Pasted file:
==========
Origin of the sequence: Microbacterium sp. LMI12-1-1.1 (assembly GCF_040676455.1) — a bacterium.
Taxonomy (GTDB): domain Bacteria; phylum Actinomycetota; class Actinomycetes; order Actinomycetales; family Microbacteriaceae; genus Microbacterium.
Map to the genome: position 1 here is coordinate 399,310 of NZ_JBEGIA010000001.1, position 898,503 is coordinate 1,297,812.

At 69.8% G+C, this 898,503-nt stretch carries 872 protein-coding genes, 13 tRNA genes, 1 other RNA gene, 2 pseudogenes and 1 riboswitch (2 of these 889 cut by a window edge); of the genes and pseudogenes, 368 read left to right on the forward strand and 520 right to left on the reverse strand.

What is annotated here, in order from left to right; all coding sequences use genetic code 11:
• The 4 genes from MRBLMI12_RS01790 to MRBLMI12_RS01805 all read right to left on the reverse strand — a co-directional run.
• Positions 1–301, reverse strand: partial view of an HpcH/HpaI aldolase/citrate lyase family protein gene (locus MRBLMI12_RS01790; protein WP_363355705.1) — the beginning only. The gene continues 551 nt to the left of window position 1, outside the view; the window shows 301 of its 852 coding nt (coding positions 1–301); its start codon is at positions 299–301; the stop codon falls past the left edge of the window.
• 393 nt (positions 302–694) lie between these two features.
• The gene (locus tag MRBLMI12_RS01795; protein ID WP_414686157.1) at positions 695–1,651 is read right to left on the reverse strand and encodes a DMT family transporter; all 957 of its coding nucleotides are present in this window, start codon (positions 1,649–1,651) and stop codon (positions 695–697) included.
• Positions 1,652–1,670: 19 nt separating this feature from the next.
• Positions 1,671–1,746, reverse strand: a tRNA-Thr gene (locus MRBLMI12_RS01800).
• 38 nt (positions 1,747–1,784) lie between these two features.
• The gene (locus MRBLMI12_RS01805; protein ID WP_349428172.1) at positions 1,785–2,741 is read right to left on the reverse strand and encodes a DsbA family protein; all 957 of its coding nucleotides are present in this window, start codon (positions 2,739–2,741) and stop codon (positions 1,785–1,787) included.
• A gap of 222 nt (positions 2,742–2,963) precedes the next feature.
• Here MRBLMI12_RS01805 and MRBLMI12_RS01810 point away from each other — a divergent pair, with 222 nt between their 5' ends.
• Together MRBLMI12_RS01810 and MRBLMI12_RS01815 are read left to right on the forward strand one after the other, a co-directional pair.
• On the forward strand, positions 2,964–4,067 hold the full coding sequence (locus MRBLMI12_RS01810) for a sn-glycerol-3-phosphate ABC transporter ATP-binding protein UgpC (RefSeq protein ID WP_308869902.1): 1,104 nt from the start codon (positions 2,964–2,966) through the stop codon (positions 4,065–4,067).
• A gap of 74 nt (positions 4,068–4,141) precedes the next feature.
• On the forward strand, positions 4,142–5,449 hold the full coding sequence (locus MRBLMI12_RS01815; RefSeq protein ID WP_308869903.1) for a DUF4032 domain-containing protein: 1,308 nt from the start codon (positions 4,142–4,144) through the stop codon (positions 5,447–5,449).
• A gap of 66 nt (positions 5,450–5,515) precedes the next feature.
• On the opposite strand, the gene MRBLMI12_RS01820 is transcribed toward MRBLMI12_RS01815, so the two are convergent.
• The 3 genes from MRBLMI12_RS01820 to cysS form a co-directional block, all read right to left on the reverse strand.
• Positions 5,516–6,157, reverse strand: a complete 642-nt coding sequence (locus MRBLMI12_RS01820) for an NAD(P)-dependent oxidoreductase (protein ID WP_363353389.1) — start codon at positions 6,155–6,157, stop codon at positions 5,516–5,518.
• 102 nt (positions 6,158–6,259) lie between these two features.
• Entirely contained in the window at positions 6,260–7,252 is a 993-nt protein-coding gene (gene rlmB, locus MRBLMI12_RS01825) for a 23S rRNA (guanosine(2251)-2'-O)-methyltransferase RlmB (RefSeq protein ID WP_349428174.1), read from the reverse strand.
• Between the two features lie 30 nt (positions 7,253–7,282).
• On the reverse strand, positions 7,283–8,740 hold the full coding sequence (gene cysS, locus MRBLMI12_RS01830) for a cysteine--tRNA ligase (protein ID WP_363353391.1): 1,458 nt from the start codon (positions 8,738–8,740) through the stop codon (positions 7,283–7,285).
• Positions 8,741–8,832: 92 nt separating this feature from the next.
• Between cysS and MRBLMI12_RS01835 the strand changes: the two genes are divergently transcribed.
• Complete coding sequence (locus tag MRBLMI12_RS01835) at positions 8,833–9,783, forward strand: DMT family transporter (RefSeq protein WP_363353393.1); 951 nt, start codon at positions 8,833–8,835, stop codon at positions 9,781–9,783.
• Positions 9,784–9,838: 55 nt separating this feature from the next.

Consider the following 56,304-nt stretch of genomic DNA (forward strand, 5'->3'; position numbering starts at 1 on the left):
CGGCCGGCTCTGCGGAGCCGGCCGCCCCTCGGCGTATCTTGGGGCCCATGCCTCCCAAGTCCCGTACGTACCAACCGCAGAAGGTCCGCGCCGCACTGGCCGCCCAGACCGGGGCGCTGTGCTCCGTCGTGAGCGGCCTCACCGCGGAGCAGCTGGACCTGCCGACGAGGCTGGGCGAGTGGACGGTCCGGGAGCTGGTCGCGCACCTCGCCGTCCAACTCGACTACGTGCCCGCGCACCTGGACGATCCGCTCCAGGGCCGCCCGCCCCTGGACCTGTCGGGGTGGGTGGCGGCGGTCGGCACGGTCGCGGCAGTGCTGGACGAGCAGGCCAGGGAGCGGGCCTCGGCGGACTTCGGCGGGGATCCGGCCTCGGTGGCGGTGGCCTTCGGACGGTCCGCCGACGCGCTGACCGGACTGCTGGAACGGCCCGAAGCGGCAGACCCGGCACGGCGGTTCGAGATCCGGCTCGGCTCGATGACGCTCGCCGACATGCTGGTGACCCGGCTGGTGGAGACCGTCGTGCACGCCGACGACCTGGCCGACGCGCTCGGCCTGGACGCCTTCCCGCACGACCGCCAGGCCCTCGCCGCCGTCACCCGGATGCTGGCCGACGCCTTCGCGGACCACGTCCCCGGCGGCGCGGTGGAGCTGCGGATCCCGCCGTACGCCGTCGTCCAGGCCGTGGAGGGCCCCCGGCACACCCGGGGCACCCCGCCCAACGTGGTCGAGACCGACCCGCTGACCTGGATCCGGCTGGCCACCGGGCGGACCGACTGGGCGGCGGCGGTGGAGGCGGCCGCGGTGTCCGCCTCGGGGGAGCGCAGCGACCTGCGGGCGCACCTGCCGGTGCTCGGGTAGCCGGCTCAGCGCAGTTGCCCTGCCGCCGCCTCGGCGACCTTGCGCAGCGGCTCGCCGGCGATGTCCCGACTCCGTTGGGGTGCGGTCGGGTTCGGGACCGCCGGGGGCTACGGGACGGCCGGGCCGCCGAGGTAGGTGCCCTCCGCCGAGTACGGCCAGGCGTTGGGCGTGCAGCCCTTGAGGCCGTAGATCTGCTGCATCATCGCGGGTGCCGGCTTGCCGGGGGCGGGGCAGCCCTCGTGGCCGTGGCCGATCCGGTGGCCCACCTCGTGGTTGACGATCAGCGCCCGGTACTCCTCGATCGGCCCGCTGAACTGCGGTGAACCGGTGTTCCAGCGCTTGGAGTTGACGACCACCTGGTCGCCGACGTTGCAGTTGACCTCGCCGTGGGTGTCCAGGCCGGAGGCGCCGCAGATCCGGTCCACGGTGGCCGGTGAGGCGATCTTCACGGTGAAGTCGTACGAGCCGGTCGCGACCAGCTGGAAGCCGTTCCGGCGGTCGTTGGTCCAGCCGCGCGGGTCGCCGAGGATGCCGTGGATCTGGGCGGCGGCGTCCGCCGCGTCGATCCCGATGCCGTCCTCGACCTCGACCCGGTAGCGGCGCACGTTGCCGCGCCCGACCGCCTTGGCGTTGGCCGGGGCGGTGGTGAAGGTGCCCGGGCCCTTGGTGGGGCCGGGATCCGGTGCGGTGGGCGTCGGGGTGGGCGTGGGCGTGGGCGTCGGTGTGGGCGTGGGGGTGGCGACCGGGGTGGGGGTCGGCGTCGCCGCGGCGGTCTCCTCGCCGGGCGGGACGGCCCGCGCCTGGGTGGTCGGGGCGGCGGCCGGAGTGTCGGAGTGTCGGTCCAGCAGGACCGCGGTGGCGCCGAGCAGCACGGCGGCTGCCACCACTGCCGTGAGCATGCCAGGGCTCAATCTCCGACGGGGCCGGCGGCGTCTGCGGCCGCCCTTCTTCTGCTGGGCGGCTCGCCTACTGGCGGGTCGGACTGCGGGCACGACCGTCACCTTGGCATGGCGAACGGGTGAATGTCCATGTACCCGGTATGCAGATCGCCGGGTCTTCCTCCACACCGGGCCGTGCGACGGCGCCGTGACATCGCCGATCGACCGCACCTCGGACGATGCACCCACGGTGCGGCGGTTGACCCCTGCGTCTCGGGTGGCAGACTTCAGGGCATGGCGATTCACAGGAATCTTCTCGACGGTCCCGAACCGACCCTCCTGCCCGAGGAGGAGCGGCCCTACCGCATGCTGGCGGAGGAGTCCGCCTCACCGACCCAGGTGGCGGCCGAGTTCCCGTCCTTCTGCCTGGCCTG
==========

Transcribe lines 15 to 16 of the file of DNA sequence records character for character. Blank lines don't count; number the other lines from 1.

• Here MRBLMI12_RS01805 and MRBLMI12_RS01810 point away from each other — a divergent pair, with 222 nt between their 5' ends.
• Together MRBLMI12_RS01810 and MRBLMI12_RS01815 are read left to right on the forward strand one after the other, a co-directional pair.